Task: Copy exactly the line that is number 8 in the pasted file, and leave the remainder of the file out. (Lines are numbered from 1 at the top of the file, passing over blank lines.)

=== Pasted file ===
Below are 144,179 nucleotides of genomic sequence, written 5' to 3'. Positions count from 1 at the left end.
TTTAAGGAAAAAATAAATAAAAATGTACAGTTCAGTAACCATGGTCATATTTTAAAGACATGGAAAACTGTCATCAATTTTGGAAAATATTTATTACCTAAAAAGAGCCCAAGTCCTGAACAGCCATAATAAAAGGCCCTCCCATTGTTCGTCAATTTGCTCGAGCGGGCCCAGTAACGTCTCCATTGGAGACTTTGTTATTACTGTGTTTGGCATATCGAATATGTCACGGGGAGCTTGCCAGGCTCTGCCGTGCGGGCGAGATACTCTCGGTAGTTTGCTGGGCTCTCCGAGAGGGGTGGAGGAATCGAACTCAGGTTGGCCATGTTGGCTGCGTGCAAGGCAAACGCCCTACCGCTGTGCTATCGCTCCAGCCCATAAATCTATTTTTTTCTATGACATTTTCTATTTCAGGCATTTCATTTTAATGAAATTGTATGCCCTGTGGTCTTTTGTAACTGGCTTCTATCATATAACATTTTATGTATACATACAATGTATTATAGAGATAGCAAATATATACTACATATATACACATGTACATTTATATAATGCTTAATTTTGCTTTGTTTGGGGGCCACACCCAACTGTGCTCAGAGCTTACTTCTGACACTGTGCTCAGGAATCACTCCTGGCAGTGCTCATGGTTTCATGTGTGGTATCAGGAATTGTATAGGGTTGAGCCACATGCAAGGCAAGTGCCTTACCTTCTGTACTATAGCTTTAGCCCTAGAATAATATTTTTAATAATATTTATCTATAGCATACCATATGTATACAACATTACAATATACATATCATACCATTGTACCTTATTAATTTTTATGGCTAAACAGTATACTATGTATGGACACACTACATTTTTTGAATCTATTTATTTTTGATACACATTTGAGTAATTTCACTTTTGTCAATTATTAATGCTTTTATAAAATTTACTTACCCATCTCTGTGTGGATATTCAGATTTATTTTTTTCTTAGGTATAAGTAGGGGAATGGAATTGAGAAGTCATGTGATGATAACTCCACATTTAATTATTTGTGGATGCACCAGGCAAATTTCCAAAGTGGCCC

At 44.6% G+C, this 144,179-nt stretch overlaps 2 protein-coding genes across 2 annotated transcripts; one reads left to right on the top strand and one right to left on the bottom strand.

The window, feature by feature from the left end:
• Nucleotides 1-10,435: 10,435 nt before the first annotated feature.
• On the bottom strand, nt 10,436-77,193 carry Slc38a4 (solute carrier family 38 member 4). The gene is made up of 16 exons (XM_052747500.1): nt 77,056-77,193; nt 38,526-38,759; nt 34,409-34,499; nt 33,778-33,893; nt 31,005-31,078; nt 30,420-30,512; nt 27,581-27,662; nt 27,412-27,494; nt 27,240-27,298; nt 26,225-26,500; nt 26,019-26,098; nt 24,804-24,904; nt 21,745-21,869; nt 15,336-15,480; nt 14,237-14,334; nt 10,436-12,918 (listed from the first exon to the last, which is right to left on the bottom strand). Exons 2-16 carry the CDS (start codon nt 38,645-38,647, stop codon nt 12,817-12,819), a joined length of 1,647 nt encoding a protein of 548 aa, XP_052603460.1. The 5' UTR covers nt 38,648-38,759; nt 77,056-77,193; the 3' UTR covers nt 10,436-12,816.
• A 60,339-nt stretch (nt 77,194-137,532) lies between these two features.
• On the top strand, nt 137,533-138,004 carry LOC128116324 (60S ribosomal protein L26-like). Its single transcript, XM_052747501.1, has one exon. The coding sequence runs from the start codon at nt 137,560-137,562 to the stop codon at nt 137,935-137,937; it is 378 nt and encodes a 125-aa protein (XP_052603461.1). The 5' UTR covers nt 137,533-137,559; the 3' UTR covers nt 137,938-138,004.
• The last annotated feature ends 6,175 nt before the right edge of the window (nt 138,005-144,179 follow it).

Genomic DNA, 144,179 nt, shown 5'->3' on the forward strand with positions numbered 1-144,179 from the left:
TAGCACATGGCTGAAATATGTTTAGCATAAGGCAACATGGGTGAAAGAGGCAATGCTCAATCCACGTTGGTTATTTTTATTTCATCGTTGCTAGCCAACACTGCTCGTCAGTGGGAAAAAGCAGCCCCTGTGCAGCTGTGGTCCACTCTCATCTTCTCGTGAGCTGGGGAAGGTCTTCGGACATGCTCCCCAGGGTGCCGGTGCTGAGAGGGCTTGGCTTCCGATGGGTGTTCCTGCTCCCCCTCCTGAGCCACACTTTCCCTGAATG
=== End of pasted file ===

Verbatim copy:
• On the top strand, nt 137,533-138,004 carry LOC128116324 (60S ribosomal protein L26-like). Its single transcript, XM_052747501.1, has one exon. The coding sequence runs from the start codon at nt 137,560-137,562 to the stop codon at nt 137,935-137,937; it is 378 nt and encodes a 125-aa protein (XP_052603461.1). The 5' UTR covers nt 137,533-137,559; the 3' UTR covers nt 137,938-138,004.